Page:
Kids these days, amiright?

In Japan, even large companies often employ graduates straight out of college, and in fact, many college students secure a job long before they’re scheduled to graduate. This usually means means that, after graduating in March, these fresh-out-of-school adults have a job lined up and waiting for them to start in April.

New employees who are also new graduates are known as “shinjin”, which means “new people” but carries a connotation simmilar to “newbie.” It’s somewhat expected that most shinjin won’t have much knowledge of the world, and most bosses are willing to make some allowances. But it’s also expected that newbies have some semblance of professionalism and common sense, and so, some of the behavior that older Japanese employees have observed in their younger counterparts, like stealing property or scolding their bosses, is hard for veteran workers to accept.

Twitter user @rsgomashio, known as RinRin on her account, is the latest to share her experience with a new hire. This office lady in her 40s observed the following behavior in a new employee:

“The newbie today:
They didn’t come into to work until 10:30 today and didn’t contact anyone beforehand. That means they were an hour and a half late. When asked why, they replied, “Mama wasn’t feeling well this morning so she didn’t wake me up” and immediately everyone in the office started buzzing about the excuse. Not only that, but as soon as they arrived they went straight to the break room and started cutting up some fruit. When their supervisor tried to talk to them about it they replied, “Isn’t it power harassment to tell a subordinate not to eat breakfast?” That caused another uproar in the office.
*True story.”

So not only was this individual late and did not tell anyone, they also had the nerve to tell their supervisor that they didn’t have the right to scold them. Furthermore, they didn’t seem to see anything funny about telling the office that they have to be woken up by their mother every morning, and that’s to say nothing of the fact that their mother’s health and well-being is obviously second to their own mundane needs.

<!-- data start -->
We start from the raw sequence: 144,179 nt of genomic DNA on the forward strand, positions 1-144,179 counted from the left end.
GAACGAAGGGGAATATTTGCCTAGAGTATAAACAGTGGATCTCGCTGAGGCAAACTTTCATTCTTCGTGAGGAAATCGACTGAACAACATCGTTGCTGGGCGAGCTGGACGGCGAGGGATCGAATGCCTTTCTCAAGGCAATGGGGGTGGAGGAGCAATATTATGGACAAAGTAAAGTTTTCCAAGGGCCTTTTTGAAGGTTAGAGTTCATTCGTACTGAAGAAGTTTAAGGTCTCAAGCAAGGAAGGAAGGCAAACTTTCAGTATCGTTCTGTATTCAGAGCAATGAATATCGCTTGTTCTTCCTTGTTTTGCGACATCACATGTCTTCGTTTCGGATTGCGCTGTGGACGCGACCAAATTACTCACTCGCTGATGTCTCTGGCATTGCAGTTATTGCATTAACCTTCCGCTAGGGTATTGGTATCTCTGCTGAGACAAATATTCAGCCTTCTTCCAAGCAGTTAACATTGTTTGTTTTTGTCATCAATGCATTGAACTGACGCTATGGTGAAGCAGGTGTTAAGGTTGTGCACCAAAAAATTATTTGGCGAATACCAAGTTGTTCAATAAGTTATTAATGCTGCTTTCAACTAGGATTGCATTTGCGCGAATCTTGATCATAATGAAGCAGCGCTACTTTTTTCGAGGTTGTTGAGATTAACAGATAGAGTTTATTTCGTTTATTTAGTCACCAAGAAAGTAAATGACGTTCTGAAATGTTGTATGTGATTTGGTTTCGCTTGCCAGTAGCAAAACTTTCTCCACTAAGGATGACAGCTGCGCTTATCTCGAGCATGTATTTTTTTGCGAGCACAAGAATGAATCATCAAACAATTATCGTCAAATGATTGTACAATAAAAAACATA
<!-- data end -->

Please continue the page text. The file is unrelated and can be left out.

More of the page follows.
RinRin’s followers seemed to agree with her feelings of incomprehension. Most offered similar examples, while some tried to offer viable reasons for such conduct:

“If they still refer to their mother as “Mama” at work, they’re not much of an adult.”

“This must be the result of the low-pressure education system. We’ve got someone just like this in our office too, and they’ve been a headache for months.”

“We have someone that often falls asleep in meetings. Once when she was scolded about it, she replied, ‘I have to get eight hours of sleep to be functional, and I only got six hours last night, so…’ She’s not my subordinate so it didn’t bother me but it was still unfortunate…”

“That’s terrifying! I think it’s less about them being a newbie and more due to them being a terrible person. I wonder if they even have any friends?”

But wait, there’s more!

In a follow-up tweet, RinRin explains that apparently the newbie thought that they should get to work as soon as possible, and not waste time with calling or eating. Solid logic, but questionable execution. And her reasoning for eating breakfast right away? “Why should I work while I’m dizzy with an empty stomach, when you all have already eaten breakfast before coming in?”

And lunch was only an hour away.

Oh dear. Hopefully all new hires are not this bad. Maybe they just won’t put up with Japanese companies’ rigid old-man rules anymore, and companies are going to have to change their ways in the next decade. Or perhaps shinjin really are just lacking a bit of common sense. Either way, the generation gap is giving people of all ages an extra challenge in the workplace.

Source: Hachima Kiko
Top image: Pakutaso
Insert image: Pakutaso